Sunday, March 29, 2015


Back in the 1960s, there was a TV show called “That Was The Week That Was,” which satirized current events. In many ways, it was a precursor to “Saturday Night Live” or “The Daily Show.”

Well, what we are beginning today will commemorate the ultimate “week that was.”

I’d like to take just a moment to invite you to think about what the days ahead mean to us.

The liturgies of this week are powerful and primal. We are a part of something both ancient and new, and what we do this week reminds us of that. The altar will be stripped. The cross will be venerated. The tabernacle will be emptied. The Blessed Sacrament will be moved. Bells will be stilled.

It is unlike any other time in our Catholic calendar.

This week, we need to take time to think deeply about what we are doing, and what we are remembering. Take time to realize what this week has meant to the world.

For close to two thousand years, we have gathered like this, in places like this, to light candles and chant prayers and read again the ancient stories of our deliverance and redemption.

But are we aware of what we are doing? Do we understand what it means? Do we realize the price that was paid?

This week, take a moment in each day that passes to wonder: What was Christ doing during this time of that one week all those centuries ago? What was on His mind on Monday, on Tuesday, on Wednesday? What sort of anguish? What kind of dread?

Has anything we have ever worried about, or lost sleep over, or agonized about, even come close?

He was “a man like us in all things but sin.” He must have been terrified. Long after the others had drifted off to sleep, did he stay awake and worry? Maybe he sat up alone, late at night, deep in thought or silent prayer. He was preparing for a martyr’s death. What went through his mind? Did he know doubt? Uncertainty? Did he wonder if there was another way? Did he wonder if there was any way to spare those he loved, especially his mother, from what was about to happen?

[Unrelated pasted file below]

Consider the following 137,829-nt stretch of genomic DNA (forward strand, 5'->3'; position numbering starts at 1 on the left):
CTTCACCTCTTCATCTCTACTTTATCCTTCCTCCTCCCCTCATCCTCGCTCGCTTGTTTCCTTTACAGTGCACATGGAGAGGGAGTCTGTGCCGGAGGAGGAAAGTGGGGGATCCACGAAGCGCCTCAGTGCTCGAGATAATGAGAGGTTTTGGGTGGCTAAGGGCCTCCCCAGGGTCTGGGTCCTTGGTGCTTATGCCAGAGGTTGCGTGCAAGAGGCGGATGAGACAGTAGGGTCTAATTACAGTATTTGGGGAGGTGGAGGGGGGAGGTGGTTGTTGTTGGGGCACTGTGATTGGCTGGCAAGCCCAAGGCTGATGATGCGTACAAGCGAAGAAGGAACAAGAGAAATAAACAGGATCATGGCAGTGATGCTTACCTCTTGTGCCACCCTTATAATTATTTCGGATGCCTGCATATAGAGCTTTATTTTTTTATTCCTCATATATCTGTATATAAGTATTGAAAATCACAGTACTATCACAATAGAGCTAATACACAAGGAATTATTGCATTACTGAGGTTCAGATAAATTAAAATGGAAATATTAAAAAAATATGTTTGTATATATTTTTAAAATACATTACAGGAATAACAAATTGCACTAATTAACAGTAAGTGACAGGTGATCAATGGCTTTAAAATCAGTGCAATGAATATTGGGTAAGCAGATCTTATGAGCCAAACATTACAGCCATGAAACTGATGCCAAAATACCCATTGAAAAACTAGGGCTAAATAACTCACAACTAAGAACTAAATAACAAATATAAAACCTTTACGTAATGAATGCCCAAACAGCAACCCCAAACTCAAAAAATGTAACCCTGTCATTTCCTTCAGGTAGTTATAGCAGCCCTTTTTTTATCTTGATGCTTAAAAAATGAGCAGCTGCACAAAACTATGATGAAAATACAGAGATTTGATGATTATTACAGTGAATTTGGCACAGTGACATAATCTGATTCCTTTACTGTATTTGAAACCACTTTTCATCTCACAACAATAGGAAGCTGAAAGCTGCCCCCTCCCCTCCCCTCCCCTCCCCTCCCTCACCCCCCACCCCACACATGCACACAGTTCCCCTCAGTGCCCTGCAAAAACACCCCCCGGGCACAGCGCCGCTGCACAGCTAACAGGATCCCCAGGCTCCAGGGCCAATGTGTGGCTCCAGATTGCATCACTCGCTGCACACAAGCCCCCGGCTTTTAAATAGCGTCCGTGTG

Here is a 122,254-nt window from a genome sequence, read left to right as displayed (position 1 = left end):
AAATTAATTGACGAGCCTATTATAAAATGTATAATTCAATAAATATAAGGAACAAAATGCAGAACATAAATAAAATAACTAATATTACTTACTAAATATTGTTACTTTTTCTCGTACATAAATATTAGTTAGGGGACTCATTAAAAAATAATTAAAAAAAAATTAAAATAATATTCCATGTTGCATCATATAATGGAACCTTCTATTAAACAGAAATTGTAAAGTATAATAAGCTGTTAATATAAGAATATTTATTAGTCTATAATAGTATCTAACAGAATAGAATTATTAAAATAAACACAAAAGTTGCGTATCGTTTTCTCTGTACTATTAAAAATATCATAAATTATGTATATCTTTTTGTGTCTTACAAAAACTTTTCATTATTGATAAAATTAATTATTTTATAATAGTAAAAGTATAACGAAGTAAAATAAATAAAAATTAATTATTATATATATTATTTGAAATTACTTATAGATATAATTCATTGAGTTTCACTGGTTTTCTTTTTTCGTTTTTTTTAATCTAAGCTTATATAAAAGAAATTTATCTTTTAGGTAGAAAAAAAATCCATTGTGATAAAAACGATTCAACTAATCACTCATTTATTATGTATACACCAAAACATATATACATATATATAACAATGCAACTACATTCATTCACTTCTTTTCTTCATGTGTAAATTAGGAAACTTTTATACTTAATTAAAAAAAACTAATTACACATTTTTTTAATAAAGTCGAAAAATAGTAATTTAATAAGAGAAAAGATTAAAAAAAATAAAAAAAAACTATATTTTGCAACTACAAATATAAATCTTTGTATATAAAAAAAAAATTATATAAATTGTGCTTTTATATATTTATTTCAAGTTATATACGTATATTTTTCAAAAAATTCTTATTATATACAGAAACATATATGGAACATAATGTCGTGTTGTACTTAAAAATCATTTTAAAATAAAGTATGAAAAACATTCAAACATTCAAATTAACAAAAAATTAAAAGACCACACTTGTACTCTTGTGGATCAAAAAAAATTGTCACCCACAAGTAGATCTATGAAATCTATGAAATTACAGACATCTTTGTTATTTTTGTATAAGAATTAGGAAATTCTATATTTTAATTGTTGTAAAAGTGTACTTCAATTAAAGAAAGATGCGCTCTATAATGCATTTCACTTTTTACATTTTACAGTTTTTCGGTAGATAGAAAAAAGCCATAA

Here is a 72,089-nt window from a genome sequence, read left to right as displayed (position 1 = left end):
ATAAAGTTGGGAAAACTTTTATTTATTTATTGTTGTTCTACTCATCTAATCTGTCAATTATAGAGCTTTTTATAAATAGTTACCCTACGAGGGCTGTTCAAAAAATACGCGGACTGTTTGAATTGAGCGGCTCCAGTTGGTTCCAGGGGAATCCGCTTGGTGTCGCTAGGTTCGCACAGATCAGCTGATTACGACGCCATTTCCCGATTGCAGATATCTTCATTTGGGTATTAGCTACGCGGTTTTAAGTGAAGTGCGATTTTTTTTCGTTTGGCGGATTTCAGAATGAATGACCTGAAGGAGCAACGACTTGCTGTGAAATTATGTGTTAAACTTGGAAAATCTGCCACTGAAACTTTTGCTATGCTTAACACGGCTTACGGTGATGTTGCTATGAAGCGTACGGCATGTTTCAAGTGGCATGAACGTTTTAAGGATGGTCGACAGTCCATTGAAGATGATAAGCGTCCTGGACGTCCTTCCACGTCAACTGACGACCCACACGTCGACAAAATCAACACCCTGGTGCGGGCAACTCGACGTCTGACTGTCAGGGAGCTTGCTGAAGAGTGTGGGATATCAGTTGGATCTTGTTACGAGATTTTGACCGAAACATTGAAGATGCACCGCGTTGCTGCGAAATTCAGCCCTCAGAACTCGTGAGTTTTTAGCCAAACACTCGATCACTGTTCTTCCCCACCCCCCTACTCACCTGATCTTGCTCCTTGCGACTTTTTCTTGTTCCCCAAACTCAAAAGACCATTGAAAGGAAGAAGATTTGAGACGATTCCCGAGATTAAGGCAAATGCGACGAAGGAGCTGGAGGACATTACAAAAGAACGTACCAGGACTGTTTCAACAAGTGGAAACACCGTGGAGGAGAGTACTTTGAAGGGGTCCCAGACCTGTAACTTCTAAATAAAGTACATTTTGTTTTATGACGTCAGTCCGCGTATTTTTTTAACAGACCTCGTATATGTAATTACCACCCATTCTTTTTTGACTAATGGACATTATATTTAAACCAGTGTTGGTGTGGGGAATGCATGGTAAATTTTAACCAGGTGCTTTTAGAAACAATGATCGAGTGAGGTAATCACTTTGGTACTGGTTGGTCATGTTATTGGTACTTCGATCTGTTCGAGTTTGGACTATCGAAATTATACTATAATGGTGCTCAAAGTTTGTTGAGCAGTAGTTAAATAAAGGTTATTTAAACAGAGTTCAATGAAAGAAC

Perhaps more than once he thought, somehow, of all the others who would follow him. All the other lives, including yours and mine, that would be changed by what he was about to do.

Ultimately, that is what should give all of us pause—and send all of us to our knees.

He did it for us.

As you shop for Easter baskets and dye, and select your holiday lamb at Key Food or Trader Joe’s, I’d ask you to think of this. Ponder this. Make it a kind of prayer.

Remember what we are doing, and why.

Because, of all the calendars in all of human history, this is the one week that changed everything. This is the week that saw the institution of the Eucharist. It is the week that witnessed breathtaking betrayal, and denial, and torture, and heartbreak, and suffering, and death.

It is the week that would lead, ultimately, to resurrection.

Think of all that has happened because of this week. All the martyrs and missionaries, saints and servants of God who gave everything – all because of what we are about to celebrate, and remember.

Because of this week, the world has ever been the same.

This is “the week that was.” Seven days that shook the world.

And the tremors haven’t stopped.

H/T A Deacons Bench